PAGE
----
The quest to effectively share knowledge within a company is one that still appears elusive. How do you keep on top of your competitors’ developments? How do you monitor articles that mention your brand? How do you make sure your teams get the information they need to make decisions and to learn?
The answer is, in most cases, a patchwork of random emails or perhaps Yammer posts, which in my experience, are often ignored. Why is this? Is it form factor, information overload, or time constraints? Or perhaps all three?
How many of us receive random emails from colleagues or managers about a competitor, market development or brand mention only to think, “I wish I had seen this sooner” or “How many of these am I missing because I don’t have 3 hours a day to search for them”?
Beyond finding relevant information, the challenge of dissemination and adoption remains. Email, IM, Skype, Yammer, Hightail, Sharepoint and Dropbox are all ways of sharing or communicating information but are they the best way? The former four are real-time communication services while the latter three are more about file sharing.
But, let’s think about the bigger picture for a moment—what’s the goal? Some people would agree that an important goal for organizational knowledge sharing is to leverage employees’ expertise, monitoring abilities, insights and even social networks to improve corporate intelligence, promote the brand, make better decisions and ultimately generate more revenue. So how could we achieve that?
Let’s take it one step at a time:
1. Format: E-mail/IM doesn’t really work because real-time communication happens too fast and you’d be bombarded with links faster than you can click. File sharing helps but has one drawback: you can’t add context around a link. What about a blog or a media format? It lets you easily scan entries, pick up images and bits of content as you scroll through the page. Have you tried that form factor yet?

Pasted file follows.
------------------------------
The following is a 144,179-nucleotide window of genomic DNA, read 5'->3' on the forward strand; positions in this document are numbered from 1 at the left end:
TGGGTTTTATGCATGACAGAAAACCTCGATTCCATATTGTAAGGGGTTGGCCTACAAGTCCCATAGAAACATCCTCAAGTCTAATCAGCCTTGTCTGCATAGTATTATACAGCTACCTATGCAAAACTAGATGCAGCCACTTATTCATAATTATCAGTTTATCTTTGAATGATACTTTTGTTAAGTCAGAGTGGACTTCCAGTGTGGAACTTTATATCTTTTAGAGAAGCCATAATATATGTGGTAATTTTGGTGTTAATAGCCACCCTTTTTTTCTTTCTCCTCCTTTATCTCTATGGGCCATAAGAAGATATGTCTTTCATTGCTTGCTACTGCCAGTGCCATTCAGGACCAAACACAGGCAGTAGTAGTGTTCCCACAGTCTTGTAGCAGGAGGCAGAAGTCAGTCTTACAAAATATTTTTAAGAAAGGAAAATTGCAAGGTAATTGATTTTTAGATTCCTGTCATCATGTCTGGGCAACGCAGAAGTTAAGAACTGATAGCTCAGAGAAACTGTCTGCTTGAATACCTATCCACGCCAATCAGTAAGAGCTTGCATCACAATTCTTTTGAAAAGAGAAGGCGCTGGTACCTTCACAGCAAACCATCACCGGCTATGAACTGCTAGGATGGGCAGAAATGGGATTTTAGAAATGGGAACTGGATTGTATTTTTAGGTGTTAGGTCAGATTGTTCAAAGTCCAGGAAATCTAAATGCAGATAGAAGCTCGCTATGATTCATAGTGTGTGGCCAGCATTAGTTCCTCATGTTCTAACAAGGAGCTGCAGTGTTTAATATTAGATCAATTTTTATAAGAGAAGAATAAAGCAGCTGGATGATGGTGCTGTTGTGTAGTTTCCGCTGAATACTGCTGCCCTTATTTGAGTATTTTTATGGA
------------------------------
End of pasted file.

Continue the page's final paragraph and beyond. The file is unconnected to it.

2. Organization: Not everyone within your organization is interested in the same thing. Internal communication programs often fail because they take the classic top/down broadcast communication approach. This is so last century and at the age of social media, you might want to consider a system that lets employees personalize the feeds the receive according to their interests.
3. Dissemination: Corporate knowledge faces a dilemma. Sometimes it needs to be private, often it ends up unseen. How do you get the right employees to see it while not allowing business intelligence and know-how to end up in the public domain? Consider mixing a private content hub with personalized email newsletters employees can subscribe to to get alerts and reminders on a need-to-know basis.
4. Adoption: This ties into the contribution question: just like on public social media, employees are more likely to adopt systems to which they can contribute. One-way communication doesn’t work anymore: it’s boring at best; and spam most of the time. But if posting a knowledge base article or sharing an insight on one’s professional expertise is as easy as posting a photo to Facebook, chances are adoption will soar.
5. Time constraints: While this is a challenge for most people, if relevant information was triggered based on keywords, employees could spend 10 minutes each morning reading through or sharing relevant information on a content hub and move on with their day with relatively little effort.
What solutions exist in the market that can do all of the above? The answer is not many. Apart from building your own internal platform, you’d likely have to cobble together different solutions to make it viable.
At Scoop.it, we see more and more corporate users consider publishing by curation as an answer to throw into that mix. We took some important first steps to support them by integration with Yammer, and adding privacy as an option to our Enterprise plans which also enables integration with complex legacy system through our API.
But, I’d love to hear from you: what are your challenges with internal information sharing? What are solutions that have worked and those that have failed? Can content curation play a major role in corporate knowledge sharing?